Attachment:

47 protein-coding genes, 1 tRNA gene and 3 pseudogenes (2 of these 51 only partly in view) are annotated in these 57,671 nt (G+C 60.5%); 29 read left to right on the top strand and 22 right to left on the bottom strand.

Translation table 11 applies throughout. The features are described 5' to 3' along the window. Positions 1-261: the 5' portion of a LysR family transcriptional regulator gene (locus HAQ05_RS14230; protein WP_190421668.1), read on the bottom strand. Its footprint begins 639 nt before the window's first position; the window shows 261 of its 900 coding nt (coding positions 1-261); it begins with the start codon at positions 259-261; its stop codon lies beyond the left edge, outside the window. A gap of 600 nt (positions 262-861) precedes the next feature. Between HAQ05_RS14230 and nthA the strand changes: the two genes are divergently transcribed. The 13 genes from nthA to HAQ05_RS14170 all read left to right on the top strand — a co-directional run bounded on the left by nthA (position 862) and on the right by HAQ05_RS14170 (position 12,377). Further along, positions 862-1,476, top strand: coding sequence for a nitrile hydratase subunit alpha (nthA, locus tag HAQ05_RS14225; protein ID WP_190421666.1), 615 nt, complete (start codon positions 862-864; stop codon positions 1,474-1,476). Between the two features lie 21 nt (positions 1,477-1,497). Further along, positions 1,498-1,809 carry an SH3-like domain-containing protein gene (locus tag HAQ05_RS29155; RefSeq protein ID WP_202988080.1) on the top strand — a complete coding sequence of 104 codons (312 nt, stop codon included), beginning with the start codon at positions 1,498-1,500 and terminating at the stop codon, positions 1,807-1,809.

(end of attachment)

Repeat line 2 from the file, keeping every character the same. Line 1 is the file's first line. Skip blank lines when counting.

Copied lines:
Translation table 11 applies throughout. The features are described 5' to 3' along the window. Positions 1-261: the 5' portion of a LysR family transcriptional regulator gene (locus HAQ05_RS14230; protein WP_190421668.1), read on the bottom strand. Its footprint begins 639 nt before the window's first position; the window shows 261 of its 900 coding nt (coding positions 1-261); it begins with the start codon at positions 259-261; its stop codon lies beyond the left edge, outside the window. A gap of 600 nt (positions 262-861) precedes the next feature. Between HAQ05_RS14230 and nthA the strand changes: the two genes are divergently transcribed. The 13 genes from nthA to HAQ05_RS14170 all read left to right on the top strand — a co-directional run bounded on the left by nthA (position 862) and on the right by HAQ05_RS14170 (position 12,377). Further along, positions 862-1,476, top strand: coding sequence for a nitrile hydratase subunit alpha (nthA, locus tag HAQ05_RS14225; protein ID WP_190421666.1), 615 nt, complete (start codon positions 862-864; stop codon positions 1,474-1,476). Between the two features lie 21 nt (positions 1,477-1,497). Further along, positions 1,498-1,809 carry an SH3-like domain-containing protein gene (locus tag HAQ05_RS29155; RefSeq protein ID WP_202988080.1) on the top strand — a complete coding sequence of 104 codons (312 nt, stop codon included), beginning with the start codon at positions 1,498-1,500 and terminating at the stop codon, positions 1,807-1,809.